Scientific Article   |    
Refractures in Patients at Least Forty-five Years Old A Prospective Analysis of Twenty-two Thousand and Sixty Patients
C. M. Robinson, BMedSci, FRCS(Ed)Orth; M. Royds, BSc; A. Abraham, MRCS; M. M. McQueen, MD, FRCS(Ed)Orth; C. M Court-Brown, MD, FRCS(Ed)Orth; J. Christie, FRCS(Ed)
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Investigation performed at the Edinburgh Orthopaedic Trauma Unit, The Royal Infirmary of Edinburgh, Edinburgh, Scotland, United Kingdom

C.M. Robinson, BMedSci, FRCS(Ed)Orth
M. Royds, BSc
A. Abraham, MRCS
M.M. McQueen, MD, FRCS(Ed)Orth
C.M. Court-Brown, MD, FRCS(Ed)Orth
J. Christie, FRCS(Ed)
Edinburgh Orthopaedic Trauma Unit, The Royal Infirmary of Edinburgh, Lauriston Place, Edinburgh EH3 9YW, Scotland, United Kingdom. E-mail address for C.M. Robinson: c.mike.robinson@ed.ac.uk

The authors did not receive grants or outside funding in support of their research or preparation of this manuscript. They did not receive payments or other benefits or a commitment or agreement to provide such benefits from a commercial entity. A commercial entity, Scottish Orthopaedic Research Trust Into Trauma (SORT-IT), paid or directed, or agreed to pay or direct, benefits to a research fund, foundation, educational institution, or other charitable or nonprofit organization with which the authors are affiliated or associated.

J Bone Joint Surg Am, 2002 Sep 01;84(9):1528-1533
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Background: Individuals who sustain a low-energy fracture are at increased risk of sustaining a subsequent low-energy fracture. The incidence of these refractures may be reduced by secondary preventative measures, although justifying such interventions and evaluating their impact is difficult without substantive evidence of the severity of the refracture risk. The aim of this study was to quantify the risk of sustaining another fracture following a low-energy fracture compared with the risk in an age and sex-matched reference population.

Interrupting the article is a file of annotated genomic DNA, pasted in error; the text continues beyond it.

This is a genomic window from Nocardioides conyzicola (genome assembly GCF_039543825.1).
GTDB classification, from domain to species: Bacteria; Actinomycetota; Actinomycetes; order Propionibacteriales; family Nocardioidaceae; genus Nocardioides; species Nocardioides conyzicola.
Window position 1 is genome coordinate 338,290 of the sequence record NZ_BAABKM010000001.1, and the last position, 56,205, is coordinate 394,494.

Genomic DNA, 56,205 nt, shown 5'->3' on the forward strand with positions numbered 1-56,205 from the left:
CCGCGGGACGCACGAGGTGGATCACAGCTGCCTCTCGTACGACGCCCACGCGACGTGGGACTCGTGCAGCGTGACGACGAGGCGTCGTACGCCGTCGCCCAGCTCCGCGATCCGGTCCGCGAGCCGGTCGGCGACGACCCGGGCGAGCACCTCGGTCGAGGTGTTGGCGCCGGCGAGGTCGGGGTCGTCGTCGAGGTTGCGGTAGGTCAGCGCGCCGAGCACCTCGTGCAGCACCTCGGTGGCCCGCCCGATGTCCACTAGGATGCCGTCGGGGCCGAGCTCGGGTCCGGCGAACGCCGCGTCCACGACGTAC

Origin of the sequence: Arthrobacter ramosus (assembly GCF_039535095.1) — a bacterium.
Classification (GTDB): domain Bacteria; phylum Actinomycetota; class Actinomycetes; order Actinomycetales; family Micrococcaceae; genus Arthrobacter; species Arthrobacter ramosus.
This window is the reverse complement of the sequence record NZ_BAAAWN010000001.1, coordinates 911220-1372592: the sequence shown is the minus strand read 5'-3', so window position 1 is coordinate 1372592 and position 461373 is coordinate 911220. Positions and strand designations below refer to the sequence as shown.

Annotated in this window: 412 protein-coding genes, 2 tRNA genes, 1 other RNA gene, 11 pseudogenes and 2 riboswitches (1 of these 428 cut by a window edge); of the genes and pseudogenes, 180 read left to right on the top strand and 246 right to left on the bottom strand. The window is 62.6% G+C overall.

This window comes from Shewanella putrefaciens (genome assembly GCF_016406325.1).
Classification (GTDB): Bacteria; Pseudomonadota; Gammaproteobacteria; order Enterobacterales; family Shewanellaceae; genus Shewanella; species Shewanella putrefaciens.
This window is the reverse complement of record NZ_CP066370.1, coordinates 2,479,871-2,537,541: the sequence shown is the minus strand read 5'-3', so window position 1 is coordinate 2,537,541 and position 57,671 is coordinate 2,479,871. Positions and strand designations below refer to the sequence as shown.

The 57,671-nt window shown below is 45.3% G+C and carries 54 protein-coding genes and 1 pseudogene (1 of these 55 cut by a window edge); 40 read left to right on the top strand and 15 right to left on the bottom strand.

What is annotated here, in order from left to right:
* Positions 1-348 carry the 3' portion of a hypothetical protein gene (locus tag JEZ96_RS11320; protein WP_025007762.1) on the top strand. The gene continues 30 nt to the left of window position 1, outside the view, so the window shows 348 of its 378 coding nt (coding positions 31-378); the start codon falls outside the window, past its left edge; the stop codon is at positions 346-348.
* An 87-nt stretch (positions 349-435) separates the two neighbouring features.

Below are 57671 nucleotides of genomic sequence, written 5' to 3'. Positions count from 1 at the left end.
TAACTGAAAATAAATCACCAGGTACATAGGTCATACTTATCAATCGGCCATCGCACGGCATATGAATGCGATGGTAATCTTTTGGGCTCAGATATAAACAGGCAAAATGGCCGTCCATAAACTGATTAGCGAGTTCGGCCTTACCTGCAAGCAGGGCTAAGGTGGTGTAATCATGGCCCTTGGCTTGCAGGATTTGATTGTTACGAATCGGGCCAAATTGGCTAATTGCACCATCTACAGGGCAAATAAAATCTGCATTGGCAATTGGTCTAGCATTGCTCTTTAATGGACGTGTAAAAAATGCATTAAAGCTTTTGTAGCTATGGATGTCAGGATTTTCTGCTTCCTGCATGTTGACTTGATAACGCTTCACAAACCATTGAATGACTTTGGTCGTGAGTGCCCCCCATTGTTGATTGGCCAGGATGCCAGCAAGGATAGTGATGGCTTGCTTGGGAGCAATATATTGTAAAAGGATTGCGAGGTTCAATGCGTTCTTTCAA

Methods: During the twelve-year period between January 1988 and December 1999, all inpatient and outpatient fracture-treatment events were prospectively audited in a trauma unit that is the sole source of fracture treatment for a well-defined local catchment population. During this time, 22,060 patients at least forty-five years of age who had sustained a total of 22,494 low-energy fractures of the hip, wrist, proximal part of the humerus, or ankle were identified. All refracture events were linked to the index fracture in the database during the twelve-year period. The incidence of refracture in the cohort of patients who had sustained a previous fracture was divided by the "background" incidence of index fractures within the same local population to obtain the relative risk of refracture. Person-years at-risk methodology was used to control for the effect of the expected increase in mortality with advancing age.

Results: Within the cohort, 2913 patients (13.2%) subsequently sustained a total of 3024 refractures during the twelve-year period. Patients with a previous low-energy fracture had a relative risk of 3.89 of sustaining a subsequent low-energy fracture. The relative risk was significantly increased for both sexes, but it was greater for men (relative risk = 5.55) than it was for women (relative risk = 2.94). The relative risk was 5.23 in the youngest age cohort (patients between forty-five and forty-nine years of age), and it decreased with increasing age to 1.20 in the oldest cohort (patients at least eighty-five years of age).

Conclusions: Individuals who sustain a low-energy fracture between the ages of forty-five and eighty-four years have an increased relative risk of sustaining another low-energy fracture. This increased risk was greater when the index fracture occurred earlier in life; the risk decreased with advancing age. Secondary preventative measures designed to reduce the risk of refracture following a low-energy fracture are likely to have a greater impact on younger individuals.

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    These activities have been planned and implemented in accordance with the Essential Areas and policies of the Accreditation Council for Continuing Medical Education (ACCME) through the joint sponsorship of the American Academy of Orthopaedic Surgeons and The Journal of Bone and Joint Surgery, Inc. The American Academy of Orthopaedic Surgeons is accredited by the ACCME to provide continuing medical education for physicians.
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